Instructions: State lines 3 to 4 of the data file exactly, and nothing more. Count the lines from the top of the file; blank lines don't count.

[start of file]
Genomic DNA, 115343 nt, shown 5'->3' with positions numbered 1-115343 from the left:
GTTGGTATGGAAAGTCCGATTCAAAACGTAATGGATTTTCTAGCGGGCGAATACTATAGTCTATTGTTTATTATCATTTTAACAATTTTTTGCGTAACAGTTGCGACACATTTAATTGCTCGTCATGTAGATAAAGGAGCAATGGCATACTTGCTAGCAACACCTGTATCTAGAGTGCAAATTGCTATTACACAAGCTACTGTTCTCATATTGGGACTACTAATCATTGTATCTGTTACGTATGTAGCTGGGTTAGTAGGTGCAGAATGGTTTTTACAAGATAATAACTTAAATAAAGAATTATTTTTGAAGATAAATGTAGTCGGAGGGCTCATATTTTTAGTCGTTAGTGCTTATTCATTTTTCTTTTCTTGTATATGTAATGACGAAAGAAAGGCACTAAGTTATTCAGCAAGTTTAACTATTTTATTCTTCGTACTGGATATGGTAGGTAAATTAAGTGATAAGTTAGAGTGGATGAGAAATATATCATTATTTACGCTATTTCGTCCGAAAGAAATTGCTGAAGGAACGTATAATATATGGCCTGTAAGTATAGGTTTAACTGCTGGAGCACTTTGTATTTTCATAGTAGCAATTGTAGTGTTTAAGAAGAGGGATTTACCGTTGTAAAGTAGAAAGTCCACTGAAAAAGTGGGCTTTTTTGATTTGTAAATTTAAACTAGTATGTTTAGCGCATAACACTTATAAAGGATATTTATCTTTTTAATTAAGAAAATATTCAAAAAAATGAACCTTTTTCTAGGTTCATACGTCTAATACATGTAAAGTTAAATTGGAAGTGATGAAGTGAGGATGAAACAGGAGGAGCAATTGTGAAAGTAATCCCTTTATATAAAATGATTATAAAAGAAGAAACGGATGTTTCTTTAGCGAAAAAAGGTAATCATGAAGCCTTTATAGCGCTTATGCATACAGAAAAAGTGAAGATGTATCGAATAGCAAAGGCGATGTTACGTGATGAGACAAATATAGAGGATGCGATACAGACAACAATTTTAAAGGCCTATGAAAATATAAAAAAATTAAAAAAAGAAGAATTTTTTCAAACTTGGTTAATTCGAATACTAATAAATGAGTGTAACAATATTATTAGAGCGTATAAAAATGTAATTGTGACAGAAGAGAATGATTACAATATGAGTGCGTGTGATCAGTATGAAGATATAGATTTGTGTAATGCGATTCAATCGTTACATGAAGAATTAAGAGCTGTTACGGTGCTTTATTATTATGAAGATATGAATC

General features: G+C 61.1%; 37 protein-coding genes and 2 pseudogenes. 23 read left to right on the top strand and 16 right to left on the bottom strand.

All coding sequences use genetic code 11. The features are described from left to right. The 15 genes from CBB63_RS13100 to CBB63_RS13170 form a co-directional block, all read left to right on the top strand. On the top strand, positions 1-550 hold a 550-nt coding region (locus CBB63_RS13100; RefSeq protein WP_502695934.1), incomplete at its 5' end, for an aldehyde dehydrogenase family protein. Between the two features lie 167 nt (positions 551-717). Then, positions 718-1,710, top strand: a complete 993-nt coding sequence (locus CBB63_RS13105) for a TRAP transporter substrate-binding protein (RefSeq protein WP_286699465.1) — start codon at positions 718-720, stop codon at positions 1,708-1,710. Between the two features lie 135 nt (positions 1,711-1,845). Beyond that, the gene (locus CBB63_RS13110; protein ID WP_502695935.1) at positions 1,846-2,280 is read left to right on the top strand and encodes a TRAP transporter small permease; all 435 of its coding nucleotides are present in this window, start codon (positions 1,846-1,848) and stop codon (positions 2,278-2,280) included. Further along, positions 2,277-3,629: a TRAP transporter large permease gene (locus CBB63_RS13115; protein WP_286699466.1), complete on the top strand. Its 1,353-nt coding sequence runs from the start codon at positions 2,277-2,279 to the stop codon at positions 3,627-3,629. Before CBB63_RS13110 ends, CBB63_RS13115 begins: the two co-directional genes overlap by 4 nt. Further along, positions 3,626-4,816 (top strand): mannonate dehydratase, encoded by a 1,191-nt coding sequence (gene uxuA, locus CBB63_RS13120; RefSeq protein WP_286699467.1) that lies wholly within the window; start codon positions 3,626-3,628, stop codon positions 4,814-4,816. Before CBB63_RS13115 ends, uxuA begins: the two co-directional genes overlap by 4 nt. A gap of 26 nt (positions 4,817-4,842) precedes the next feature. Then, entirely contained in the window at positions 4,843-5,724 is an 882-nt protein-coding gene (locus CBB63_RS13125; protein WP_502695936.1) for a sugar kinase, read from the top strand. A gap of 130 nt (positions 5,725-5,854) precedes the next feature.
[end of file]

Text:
General features: G+C 61.1%; 37 protein-coding genes and 2 pseudogenes. 23 read left to right on the top strand and 16 right to left on the bottom strand.

All coding sequences use genetic code 11. The features are described from left to right. The 15 genes from CBB63_RS13100 to CBB63_RS13170 form a co-directional block, all read left to right on the top strand. On the top strand, positions 1-550 hold a 550-nt coding region (locus CBB63_RS13100; RefSeq protein WP_502695934.1), incomplete at its 5' end, for an aldehyde dehydrogenase family protein. Between the two features lie 167 nt (positions 551-717). Then, positions 718-1,710, top strand: a complete 993-nt coding sequence (locus CBB63_RS13105) for a TRAP transporter substrate-binding protein (RefSeq protein WP_286699465.1) — start codon at positions 718-720, stop codon at positions 1,708-1,710. Between the two features lie 135 nt (positions 1,711-1,845). Beyond that, the gene (locus CBB63_RS13110; protein ID WP_502695935.1) at positions 1,846-2,280 is read left to right on the top strand and encodes a TRAP transporter small permease; all 435 of its coding nucleotides are present in this window, start codon (positions 1,846-1,848) and stop codon (positions 2,278-2,280) included. Further along, positions 2,277-3,629: a TRAP transporter large permease gene (locus CBB63_RS13115; protein WP_286699466.1), complete on the top strand. Its 1,353-nt coding sequence runs from the start codon at positions 2,277-2,279 to the stop codon at positions 3,627-3,629. Before CBB63_RS13110 ends, CBB63_RS13115 begins: the two co-directional genes overlap by 4 nt. Further along, positions 3,626-4,816 (top strand): mannonate dehydratase, encoded by a 1,191-nt coding sequence (gene uxuA, locus CBB63_RS13120; RefSeq protein WP_286699467.1) that lies wholly within the window; start codon positions 3,626-3,628, stop codon positions 4,814-4,816. Before CBB63_RS13115 ends, uxuA begins: the two co-directional genes overlap by 4 nt. A gap of 26 nt (positions 4,817-4,842) precedes the next feature. Then, entirely contained in the window at positions 4,843-5,724 is an 882-nt protein-coding gene (locus CBB63_RS13125; protein WP_502695936.1) for a sugar kinase, read from the top strand. A gap of 130 nt (positions 5,725-5,854) precedes the next feature.